not only be interested in Economic inquiry, but will
Ix' al)le to pursue it further with critical intelligence.

E. D.
London. May, 30, 1922.




I First Principles . . . . . .17

Tho World Naturally a Wilderness — Cattle and Food
Plant Improvements — Origin and Economical Effect of
Agricultixre — True Theory of the Struggle for Existence
— Man's Creative Ability — The Human, or Rational
Type of Life has an Immensely Widened Power of
Adaptation — The Human Struggle for Existence on a
Plane by Itself — Division of Labour — Its Influence on
Production — Division of Labour and Co-operation
Complementary — Incretising Value of Mind in Civilised
Life — Human Wants not Fixed or Limitable — Three
Leading Aspects of Economic Truth — Society an Organ-
ism — The Natural Law of Society — Origin and Growth
of Right and Common Security — Society Multiplies Meana
of Subsistence — Origin of the Arts — The True Social
Law the Key to Economic Problems — Relationship of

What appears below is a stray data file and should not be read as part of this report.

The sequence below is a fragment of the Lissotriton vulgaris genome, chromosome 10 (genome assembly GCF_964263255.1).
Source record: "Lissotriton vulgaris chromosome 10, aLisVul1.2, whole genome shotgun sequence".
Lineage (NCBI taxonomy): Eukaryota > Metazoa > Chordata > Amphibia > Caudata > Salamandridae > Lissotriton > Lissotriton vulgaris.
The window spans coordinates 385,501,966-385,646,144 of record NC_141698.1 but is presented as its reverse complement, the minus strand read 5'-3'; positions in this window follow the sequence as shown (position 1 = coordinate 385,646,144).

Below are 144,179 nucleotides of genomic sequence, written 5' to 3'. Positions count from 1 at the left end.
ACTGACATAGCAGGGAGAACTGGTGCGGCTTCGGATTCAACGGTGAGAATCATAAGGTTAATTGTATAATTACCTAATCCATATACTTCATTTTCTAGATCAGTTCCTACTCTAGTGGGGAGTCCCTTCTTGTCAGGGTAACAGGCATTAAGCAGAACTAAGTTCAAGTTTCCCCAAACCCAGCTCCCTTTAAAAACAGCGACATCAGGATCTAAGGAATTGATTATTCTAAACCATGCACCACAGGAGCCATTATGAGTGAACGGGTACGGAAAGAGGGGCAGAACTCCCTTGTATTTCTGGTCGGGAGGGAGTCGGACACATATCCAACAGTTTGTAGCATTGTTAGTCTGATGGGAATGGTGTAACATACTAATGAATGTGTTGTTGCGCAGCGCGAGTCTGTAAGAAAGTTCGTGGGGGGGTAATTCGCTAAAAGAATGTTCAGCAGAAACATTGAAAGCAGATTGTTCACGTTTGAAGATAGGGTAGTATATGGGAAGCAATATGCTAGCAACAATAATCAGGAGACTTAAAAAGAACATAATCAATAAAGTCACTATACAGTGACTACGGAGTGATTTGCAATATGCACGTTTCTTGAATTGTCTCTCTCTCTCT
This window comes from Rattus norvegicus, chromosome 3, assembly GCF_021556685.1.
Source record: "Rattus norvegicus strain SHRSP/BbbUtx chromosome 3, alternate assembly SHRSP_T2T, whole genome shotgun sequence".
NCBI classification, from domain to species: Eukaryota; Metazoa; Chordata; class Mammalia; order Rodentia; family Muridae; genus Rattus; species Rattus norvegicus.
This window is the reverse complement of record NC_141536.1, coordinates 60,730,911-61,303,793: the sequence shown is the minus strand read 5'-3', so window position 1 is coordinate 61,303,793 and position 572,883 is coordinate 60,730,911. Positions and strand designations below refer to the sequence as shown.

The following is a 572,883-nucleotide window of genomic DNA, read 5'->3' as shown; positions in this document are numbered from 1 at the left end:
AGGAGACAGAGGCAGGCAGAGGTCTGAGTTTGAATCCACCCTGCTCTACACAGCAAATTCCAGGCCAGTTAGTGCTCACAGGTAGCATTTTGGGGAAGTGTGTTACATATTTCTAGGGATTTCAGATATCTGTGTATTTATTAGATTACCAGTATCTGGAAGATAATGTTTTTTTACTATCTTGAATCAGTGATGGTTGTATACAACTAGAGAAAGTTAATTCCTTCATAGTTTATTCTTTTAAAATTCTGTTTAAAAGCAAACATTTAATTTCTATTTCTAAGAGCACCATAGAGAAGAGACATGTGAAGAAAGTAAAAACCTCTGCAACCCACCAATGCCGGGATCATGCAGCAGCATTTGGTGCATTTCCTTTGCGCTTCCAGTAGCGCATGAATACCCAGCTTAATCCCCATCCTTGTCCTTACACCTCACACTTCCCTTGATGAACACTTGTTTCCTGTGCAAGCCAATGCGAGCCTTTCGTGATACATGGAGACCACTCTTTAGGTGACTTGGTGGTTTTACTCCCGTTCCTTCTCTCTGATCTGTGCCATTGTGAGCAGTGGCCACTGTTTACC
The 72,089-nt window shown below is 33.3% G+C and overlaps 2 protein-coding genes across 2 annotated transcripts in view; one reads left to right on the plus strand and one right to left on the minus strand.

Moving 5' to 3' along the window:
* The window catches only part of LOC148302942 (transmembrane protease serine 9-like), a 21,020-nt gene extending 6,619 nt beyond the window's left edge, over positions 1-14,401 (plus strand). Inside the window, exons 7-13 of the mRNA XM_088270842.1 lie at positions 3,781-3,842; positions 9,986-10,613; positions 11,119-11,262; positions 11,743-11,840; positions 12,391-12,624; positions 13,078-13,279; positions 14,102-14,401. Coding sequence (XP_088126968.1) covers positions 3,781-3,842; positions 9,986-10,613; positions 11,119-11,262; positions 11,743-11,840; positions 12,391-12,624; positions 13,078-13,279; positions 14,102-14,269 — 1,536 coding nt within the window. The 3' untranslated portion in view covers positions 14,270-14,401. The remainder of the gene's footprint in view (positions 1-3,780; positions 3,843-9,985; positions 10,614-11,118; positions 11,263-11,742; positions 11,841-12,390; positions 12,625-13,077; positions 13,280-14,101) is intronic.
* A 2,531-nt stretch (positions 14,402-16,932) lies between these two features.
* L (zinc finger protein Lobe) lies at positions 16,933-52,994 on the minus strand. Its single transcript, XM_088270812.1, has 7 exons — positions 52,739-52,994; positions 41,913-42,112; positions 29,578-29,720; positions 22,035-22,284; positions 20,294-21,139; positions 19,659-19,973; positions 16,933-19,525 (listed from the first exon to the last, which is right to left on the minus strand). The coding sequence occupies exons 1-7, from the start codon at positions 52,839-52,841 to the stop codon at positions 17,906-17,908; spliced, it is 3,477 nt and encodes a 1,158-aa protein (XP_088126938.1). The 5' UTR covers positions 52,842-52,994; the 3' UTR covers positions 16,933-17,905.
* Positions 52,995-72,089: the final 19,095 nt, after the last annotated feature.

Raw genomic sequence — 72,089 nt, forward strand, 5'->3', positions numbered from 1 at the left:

Economics to Politics and Ethics — The Economic
System not an Invention of Men — Why Economic Lawa
are Beyond Human Caprice — The Opening of a
New Era — Rival and Alternative Economic Systems

II Wealth and the Creation of Wealth . 31

Wealth the Means of Weal — Production and Consump-
tion Spring from the Same Motives and Causes — Physical
and Mental Wants — The Tree of Industry — Inter-rela-
tionship of the Great Trades — The Structure of Industry
Organic — Natural Causes Simple but Efficient — Division
and Sub-division of Industries — Variations Due to
Differences of Natural Resoiu-ces and Climate — Origin
of Commerce — Its Future — Wealth Potential and
Actual — Ratio between Potential and Actual Wealth —
No Practicable Limit to Potential Wealth — Welfai-e
Depends on the Rate at which Potential Wealth becomes
Actual — Saving and Intensification of Hmnan Physical
Effort — The Human Mind the True Fovintain of Richea
— Definition of Wealth.





HI Value, and the Production op Value. . 41

Production of Wealth ftnd Exchange of Wealth Insepar-
able — Means of Estimating Wealth — Definition of
Value — Marx's Distinction between Use Value and
Exchange Value — Exchange Value a General Estimation
of I'ncfulncas or Desirableness — Form of Wealth least
Variable in Value Adopted as Measure — Use of the
I'rccio\iH Motnls for Computing Exchange Values — The
Production of Values in Industrj- — Values Created by
Increase or Adaptation of Materials — All Work that
Creates Values Productive — The Motive of Production.

IV Labour 47

The Elements of Production — The Inseparable Trio
of Labour, Capital and Natural Resources — Labour's